Equanimeous and Amon-Ra St. Brown have been competitors since childhood, long before their battles sharpened both into N.F.L. receivers.
Their abilities on and off the field were stoked by their parents. Miriam Brown, their mother, who was born in Germany, spoke to them exclusively in German and enrolled them in a French immersion school.
Their father, John, a weight lifter who won a Mr. Universe title in 1981 and 1982 and was named Mr. World three times, trained all three boys (another brother, Osiris, 24, was a receiver at Stanford from 2017 to 2020) starting when Equanimeous was 8, showing them proper form by using a PVC pipe in lieu of barbells for their reps.
Their father still trains both as pros. During Amon-Ra’s standout turn on the last season of HBO’s “Hard Knocks” documentary series, John extolled the virtues of calf raises by speculating that Kevin Durant’s Achilles’ tear owed to not doing enough of them.
On Sunday, Equanimeous, 26, a receiver for the Chicago Bears, and Amon-Ra, 23, a receiver for the Detroit Lions, will face off in a divisional matchup. During a videoconference call in October, the brothers discussed how their upbringing helped them develop personalities separate from their football success.
This conversation has been edited for length and clarity.
Do you think your upbringing gave you a unique perspective on sports and life, in general?
EQUANIMEOUS ST. BROWN: Yeah, I think we have a worldly view on things because we traveled a lot when we were younger. Being exposed to different people and cultures gave us more understanding of people from different backgrounds, so I think that gave me an advantage in life — especially when it comes to teammates and making new connections.
AMON-RA ST. BROWN: I think having the combination obviously helps in football, because learning plays is a huge part of the sport, as is being able to read defenses. As for our mom being so hard on us in the classroom, having a good memory can help you get good grades because that’s a lot of what test taking really is, so we were able to learn things quickly.
You attended school in France for a semester when you were in elementary school. What was that adjustment like and how have you benefited from the experience?
EQUANIMEOUS: Being able to relate to people, but we also got to see how other kids lived. We got to see how they stereotyped us as Americans before we got there and how they reacted to us after. It was interesting to see how people in France view Americans and how they thought we would be.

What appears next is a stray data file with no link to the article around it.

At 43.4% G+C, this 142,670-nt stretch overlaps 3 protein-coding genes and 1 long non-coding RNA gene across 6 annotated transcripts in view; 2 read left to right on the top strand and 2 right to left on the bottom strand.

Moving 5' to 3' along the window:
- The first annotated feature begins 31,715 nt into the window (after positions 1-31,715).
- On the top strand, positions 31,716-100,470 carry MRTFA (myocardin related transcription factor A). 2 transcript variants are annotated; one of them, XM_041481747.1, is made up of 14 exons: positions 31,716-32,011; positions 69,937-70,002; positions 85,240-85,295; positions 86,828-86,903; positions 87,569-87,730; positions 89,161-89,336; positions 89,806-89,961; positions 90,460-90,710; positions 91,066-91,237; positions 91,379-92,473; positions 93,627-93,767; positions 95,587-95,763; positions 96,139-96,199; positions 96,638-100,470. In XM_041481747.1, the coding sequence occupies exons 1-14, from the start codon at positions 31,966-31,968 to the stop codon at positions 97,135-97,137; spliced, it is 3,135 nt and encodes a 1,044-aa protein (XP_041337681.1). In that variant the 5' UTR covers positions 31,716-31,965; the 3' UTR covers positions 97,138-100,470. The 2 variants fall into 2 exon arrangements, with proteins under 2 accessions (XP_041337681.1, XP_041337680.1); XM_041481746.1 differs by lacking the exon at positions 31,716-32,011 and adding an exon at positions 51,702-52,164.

AMON-RA: Going to school in France was different for us after having gone to school in America for so long, but it honestly wasn’t that bad because we went to a French school growing up. All we really did there was speak French — even at recess. The kids might not be speaking French, but all the teachers did, so it wasn’t that different. Walking to school, not having a car and taking the metro. I was so young that it kind of felt normal looking back on it, and it would definitely be weird if I were to do that now, but I loved it and I’m glad my dad did that for us.
Speaking of your father, I’m sure you noticed how your training regimen separated you from other kids growing up. Do you feel like it’s given you an edge as pros?
AMON-RA: I think it does. Growing up, we trained a certain way. Our dad let us eat what we wanted growing up; he just wanted to make sure we got enough protein. But in terms of working out and taking care of your body, he taught us a lot about the importance of sleep and hydration.
EQUANIMEOUS: I think it made a bigger difference when we were playing Pop Warner, then in high school and college. People have a lot of resources at the professional level. They have them in college, but everything gets better when you go up a level.
Amon-Ra, do you feel like being the youngest made you more competitive because you basically had two older, in-house competitors?
AMON-RA: Being the youngest definitely made me competitive, but I would say that the house we grew up in was competitive, in general. I think it’s instilled in you if your parents or trainer are super competitive, but having two older brothers definitely makes you want to keep up with them and what they’re doing. Being smaller makes you fight a little harder.
Equanimeous, at what point did you realize that you couldn’t “little brother” them anymore?
EQUANIMEOUS: Still can.
AMON-RA: What a statement.
EQUANIMEOUS: Nah, but probably once they got to college. That’s when they grew into their bodies, but they’re still my little brothers — both of them.
Can both of you describe what makes the other a fierce competitor?
EQUANIMEOUS: One of Amon’s biggest strengths, and I don’t know if he thinks about this, is that he always played with older kids in Pop Warner. I played with my age or kids I was a little older than. So I think when he finally got to high school and college, it gave him a big advantage.
AMON-RA: I would say that for him, being in the super-competitive household we grew up in kind of makes you the person that you are. That’s where all three of us get our competitive edge from: just being in that type of atmosphere for so long.
You’ve played in the same division since you’ve both been in the N.F.L. Do you connect at all during the weeks your teams play against each other or do you keep a competitive distance?
EQUANIMEOUS: We’re always playing video games together so we’re always talking, but we don’t normally talk about football too much.
Which games do you normally play?
AMON-RA: Together, we play “FIFA” and “Call of Duty: Warzone.” But there are games like “NBA 2K” that I like to play that he doesn’t, and there are games he plays that I don’t.
Do you keep track of who wins?
AMON-RA: Definitely. With “Call of Duty,” it’s kind of easier to tell, but even when we’re playing “FIFA” I usually beat him. But he knows that.
EQUANIMEOUS: Sometimes, younger brothers like to lie.